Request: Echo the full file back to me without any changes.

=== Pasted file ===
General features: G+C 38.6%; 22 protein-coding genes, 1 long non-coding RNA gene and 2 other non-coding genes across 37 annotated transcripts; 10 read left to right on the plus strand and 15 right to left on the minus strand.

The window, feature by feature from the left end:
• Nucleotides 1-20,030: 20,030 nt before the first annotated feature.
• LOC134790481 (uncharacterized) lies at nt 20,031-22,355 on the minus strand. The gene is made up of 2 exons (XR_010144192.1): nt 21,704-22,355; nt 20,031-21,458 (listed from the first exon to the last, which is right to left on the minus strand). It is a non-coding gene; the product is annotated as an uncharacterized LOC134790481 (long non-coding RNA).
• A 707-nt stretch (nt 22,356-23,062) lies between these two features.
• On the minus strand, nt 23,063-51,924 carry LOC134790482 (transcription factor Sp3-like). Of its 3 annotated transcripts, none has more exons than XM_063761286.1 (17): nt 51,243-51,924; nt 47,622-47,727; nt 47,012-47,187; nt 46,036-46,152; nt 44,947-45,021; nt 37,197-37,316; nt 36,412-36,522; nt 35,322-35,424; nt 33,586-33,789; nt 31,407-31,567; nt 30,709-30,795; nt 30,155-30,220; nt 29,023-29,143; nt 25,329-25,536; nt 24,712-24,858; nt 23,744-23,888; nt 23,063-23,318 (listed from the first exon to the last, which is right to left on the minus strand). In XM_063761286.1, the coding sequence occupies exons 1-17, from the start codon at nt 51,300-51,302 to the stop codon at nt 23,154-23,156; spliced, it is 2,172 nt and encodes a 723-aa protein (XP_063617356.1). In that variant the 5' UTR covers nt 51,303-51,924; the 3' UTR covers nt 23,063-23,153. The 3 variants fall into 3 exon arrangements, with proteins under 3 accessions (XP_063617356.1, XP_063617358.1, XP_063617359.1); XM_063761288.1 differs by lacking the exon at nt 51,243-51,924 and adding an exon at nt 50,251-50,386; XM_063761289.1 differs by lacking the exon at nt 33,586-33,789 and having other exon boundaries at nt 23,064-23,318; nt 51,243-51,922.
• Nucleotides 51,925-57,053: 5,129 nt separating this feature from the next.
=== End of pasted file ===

General features: G+C 38.6%; 22 protein-coding genes, 1 long non-coding RNA gene and 2 other non-coding genes across 37 annotated transcripts; 10 read left to right on the plus strand and 15 right to left on the minus strand.

The window, feature by feature from the left end:
• Nucleotides 1-20,030: 20,030 nt before the first annotated feature.
• LOC134790481 (uncharacterized) lies at nt 20,031-22,355 on the minus strand. The gene is made up of 2 exons (XR_010144192.1): nt 21,704-22,355; nt 20,031-21,458 (listed from the first exon to the last, which is right to left on the minus strand). It is a non-coding gene; the product is annotated as an uncharacterized LOC134790481 (long non-coding RNA).
• A 707-nt stretch (nt 22,356-23,062) lies between these two features.
• On the minus strand, nt 23,063-51,924 carry LOC134790482 (transcription factor Sp3-like). Of its 3 annotated transcripts, none has more exons than XM_063761286.1 (17): nt 51,243-51,924; nt 47,622-47,727; nt 47,012-47,187; nt 46,036-46,152; nt 44,947-45,021; nt 37,197-37,316; nt 36,412-36,522; nt 35,322-35,424; nt 33,586-33,789; nt 31,407-31,567; nt 30,709-30,795; nt 30,155-30,220; nt 29,023-29,143; nt 25,329-25,536; nt 24,712-24,858; nt 23,744-23,888; nt 23,063-23,318 (listed from the first exon to the last, which is right to left on the minus strand). In XM_063761286.1, the coding sequence occupies exons 1-17, from the start codon at nt 51,300-51,302 to the stop codon at nt 23,154-23,156; spliced, it is 2,172 nt and encodes a 723-aa protein (XP_063617356.1). In that variant the 5' UTR covers nt 51,303-51,924; the 3' UTR covers nt 23,063-23,153. The 3 variants fall into 3 exon arrangements, with proteins under 3 accessions (XP_063617356.1, XP_063617358.1, XP_063617359.1); XM_063761288.1 differs by lacking the exon at nt 51,243-51,924 and adding an exon at nt 50,251-50,386; XM_063761289.1 differs by lacking the exon at nt 33,586-33,789 and having other exon boundaries at nt 23,064-23,318; nt 51,243-51,922.
• Nucleotides 51,925-57,053: 5,129 nt separating this feature from the next.